Don’t Join Joni Mitchell and Not Know What You’ve Got Till It’s Gone

You can’t protect what you don’t know you have.  And if any of it’s on a computer, it could disappear or be taken before you know it if steps aren’t taken to protect it.  So, in addition to the advice we provided in the article that just went out on cybersecurity, here is a sister follow up and it requires that someone in each company sit down and log and keep track of the following:

1.    What kind of data does your company have anyway?  If you have employees, you have personnel information, for starters.  If your company builds or makes things, you probably have processes or designs or molds or specially outfitted equipment that no one else has.  And most companies have client/customer/patient/student lists as well as marketing, investment, and planning documents they wouldn’t want to share with the public.  If you run a restaurant, you may have recipes that are specially created you don’t want to share or, if a manufacturing facility, an invention or chemical mix or method of manufacture that would cost you your edge if competitors could copy it.  Those are examples of what might be called “intellectual property.”  All of that is data you have and much of it is data you likely want to protect.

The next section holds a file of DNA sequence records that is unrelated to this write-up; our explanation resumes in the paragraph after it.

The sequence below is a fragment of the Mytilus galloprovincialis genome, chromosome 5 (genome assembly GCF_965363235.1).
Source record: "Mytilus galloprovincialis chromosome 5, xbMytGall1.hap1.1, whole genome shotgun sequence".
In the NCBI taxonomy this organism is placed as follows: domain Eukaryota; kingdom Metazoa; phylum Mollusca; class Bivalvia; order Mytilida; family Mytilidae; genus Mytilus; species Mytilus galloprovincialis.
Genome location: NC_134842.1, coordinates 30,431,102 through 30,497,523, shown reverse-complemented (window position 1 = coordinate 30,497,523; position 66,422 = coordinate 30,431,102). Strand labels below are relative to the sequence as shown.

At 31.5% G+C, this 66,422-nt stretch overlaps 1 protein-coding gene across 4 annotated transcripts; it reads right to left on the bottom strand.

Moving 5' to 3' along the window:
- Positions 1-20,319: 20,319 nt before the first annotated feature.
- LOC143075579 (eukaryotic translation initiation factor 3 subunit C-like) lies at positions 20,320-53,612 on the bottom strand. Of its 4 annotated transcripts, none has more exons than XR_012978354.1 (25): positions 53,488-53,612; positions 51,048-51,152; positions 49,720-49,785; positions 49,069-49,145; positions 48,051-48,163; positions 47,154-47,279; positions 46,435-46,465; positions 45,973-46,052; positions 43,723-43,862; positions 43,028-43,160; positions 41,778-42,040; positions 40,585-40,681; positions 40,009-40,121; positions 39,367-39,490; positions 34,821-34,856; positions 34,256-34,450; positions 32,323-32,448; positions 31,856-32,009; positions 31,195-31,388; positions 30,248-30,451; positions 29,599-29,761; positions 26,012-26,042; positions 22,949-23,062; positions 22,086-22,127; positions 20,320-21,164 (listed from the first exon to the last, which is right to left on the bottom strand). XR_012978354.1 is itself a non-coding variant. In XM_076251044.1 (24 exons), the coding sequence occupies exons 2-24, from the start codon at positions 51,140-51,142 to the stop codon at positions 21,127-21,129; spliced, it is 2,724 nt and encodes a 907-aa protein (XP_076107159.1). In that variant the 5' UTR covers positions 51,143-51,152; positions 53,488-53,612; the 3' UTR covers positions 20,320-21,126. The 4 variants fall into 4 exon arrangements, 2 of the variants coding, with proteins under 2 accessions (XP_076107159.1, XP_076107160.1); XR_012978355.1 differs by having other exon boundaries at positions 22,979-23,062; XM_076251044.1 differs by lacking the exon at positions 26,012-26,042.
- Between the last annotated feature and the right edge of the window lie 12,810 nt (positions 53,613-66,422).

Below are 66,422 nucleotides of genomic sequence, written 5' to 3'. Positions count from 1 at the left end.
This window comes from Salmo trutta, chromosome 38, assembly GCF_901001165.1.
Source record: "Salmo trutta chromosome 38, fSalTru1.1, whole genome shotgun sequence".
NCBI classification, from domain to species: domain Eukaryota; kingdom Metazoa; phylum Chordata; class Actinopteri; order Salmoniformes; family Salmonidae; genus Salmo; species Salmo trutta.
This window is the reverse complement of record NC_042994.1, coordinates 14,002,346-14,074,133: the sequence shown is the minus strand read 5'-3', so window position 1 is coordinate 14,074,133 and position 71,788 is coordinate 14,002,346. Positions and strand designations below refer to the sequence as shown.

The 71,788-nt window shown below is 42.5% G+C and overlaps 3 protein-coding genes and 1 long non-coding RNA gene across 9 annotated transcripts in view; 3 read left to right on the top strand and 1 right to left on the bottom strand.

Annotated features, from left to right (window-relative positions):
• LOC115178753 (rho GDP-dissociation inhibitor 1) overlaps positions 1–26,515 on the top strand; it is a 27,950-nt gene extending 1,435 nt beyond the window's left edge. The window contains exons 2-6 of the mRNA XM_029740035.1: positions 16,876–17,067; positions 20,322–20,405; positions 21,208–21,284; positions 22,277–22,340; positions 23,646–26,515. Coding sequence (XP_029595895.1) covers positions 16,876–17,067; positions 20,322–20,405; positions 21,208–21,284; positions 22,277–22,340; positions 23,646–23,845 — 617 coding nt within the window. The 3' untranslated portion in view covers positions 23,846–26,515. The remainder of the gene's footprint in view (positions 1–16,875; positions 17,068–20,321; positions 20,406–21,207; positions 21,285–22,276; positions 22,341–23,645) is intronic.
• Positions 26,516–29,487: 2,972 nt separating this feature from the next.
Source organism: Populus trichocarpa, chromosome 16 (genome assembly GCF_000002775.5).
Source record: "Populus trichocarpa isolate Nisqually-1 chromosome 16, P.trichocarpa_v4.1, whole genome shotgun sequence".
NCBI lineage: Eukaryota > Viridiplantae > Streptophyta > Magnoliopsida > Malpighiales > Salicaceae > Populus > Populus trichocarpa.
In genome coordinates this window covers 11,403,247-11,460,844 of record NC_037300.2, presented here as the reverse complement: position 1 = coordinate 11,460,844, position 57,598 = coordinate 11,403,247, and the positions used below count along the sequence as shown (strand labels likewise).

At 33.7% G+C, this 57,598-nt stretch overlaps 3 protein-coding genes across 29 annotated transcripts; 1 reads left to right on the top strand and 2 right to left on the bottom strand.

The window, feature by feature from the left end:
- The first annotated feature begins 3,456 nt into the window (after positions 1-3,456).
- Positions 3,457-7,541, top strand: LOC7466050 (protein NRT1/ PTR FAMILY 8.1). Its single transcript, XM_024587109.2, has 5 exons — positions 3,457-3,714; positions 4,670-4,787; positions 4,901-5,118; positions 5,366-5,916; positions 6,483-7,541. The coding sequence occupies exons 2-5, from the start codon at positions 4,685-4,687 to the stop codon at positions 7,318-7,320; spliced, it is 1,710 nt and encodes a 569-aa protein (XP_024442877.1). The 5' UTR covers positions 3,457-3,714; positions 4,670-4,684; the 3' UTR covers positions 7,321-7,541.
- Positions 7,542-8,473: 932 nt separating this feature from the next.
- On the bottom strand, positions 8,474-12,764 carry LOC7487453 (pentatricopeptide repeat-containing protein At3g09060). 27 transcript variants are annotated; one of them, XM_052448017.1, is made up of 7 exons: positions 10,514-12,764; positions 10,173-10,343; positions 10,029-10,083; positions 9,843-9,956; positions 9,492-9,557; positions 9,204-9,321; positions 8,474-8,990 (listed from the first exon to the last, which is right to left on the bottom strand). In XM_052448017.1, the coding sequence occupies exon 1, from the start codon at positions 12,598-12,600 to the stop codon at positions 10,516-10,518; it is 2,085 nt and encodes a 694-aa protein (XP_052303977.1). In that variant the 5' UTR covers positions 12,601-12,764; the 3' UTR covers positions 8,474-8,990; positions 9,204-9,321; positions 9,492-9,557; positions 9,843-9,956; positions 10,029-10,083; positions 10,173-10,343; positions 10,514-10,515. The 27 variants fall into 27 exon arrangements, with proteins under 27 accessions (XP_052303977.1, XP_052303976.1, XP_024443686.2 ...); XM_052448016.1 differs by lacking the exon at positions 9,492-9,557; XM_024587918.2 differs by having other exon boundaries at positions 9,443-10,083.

2.    Once you have listed what you have, now you have to identify where that data is stored, and who has access to it when and how.  This could be tedious!  But hopefully some solace comes from the fact that losing that data, or having someone else steal it, would be more painful.  Not taking these steps could also affect insurance coverage if data is lost when the loss might have been prevented. Many deals and requests for proposals (RFP’s) now require a company to show that it is taking steps to protect the company using cybersecurity measures as well as training.  Why all that?  Well, if another company wants to hire yours to do work for it, it will want reassurance that its data won’t be compromised in sharing information with yours, as just one example.

3.    You next need to determine what steps your company is taking to protect that data now that you know where it is and who might compromise it because of their access (usually unknowingly).  What are some basic systems protections?